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Life After Divorce

On Behalf of | Sep 30, 2013 | Divorce

You know the old adage that the sun will rise tomorrow?  Well, it does.  It always does.  And life goes on after divorce.

There are a dozen ways (perhaps more) to arrive at a divorce.  Some are on a train you drive.  Some are on a train driven over you.  And there is no predictor which route leads to happiness.  Some would say it is the train you drive, but that can be like being miserable on a vacation because you took yourself.  If the person you are ultimately trying to escape is you, divorce won’t change a thing.

Being the one run over by the train might suggest a future life of misery.  But I haven’t found that to be the case, either.  There is certainly an adjustment time for one who’s been left, but when that time passes, the light shines again, often with great brilliance because the dark cloud of the leaving spouse has been lifted. The left behind spouse finds out just what a burden the leaving spouse really had been all those years.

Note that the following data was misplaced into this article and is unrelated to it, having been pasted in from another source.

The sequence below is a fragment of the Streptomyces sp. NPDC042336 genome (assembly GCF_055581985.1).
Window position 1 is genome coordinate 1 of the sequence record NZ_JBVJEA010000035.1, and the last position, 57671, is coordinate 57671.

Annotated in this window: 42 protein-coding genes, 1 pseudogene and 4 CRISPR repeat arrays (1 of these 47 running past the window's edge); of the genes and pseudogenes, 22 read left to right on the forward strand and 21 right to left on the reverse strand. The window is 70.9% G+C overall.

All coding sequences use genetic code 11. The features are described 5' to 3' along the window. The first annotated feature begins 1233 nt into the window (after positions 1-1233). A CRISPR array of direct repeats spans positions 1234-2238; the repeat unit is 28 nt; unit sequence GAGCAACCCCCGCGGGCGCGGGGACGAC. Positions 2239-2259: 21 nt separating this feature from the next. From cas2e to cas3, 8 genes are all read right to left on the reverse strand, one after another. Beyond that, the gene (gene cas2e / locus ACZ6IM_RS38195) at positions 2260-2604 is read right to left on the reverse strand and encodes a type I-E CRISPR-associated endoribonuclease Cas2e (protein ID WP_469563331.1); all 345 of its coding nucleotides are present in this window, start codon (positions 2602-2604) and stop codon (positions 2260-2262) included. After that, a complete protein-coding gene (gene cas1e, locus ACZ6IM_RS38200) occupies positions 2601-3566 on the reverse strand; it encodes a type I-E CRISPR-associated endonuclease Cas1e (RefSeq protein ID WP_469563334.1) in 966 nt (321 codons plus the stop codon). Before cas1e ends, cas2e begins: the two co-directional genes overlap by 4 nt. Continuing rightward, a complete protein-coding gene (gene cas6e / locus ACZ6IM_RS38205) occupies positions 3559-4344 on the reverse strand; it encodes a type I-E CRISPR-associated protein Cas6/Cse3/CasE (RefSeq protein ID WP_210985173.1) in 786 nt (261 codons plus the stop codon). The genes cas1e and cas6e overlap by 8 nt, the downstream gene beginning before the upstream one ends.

There is trauma in divorce.  There is no argument against that.  Frequent readers of this blog know that our firm works in the best interest of the whole family, trying to find most peaceful and just solution for all involved.  We feel that the right result is in our client’s best interest in the long run.  The clients who choose us feel that way, too.

The other side of the fence, the scorched earthers, certainly adhere to the sentiment that there is trauma.  They seek it.  They make it.  They survive off of it like a vulture on carrion. 

But even from a holistic perspective, there is still trauma.  There is a wound and wounds take time to heal.  Max Cleland wrote a book about being strong in the broken places.  Divorce can yield that kind of opportunity.

At the risk of sounding like Little Orphan Annie, the sun will come out tomorrow. And the freedom and self discovery that can come from the traumatic experience of a divorce can be empowering, enobling and enriching.  

As the saying goes, you’ve got to find your bliss.  And sometimes your bliss isn’t tied to the one you once said “I do” to. 

Michael Manely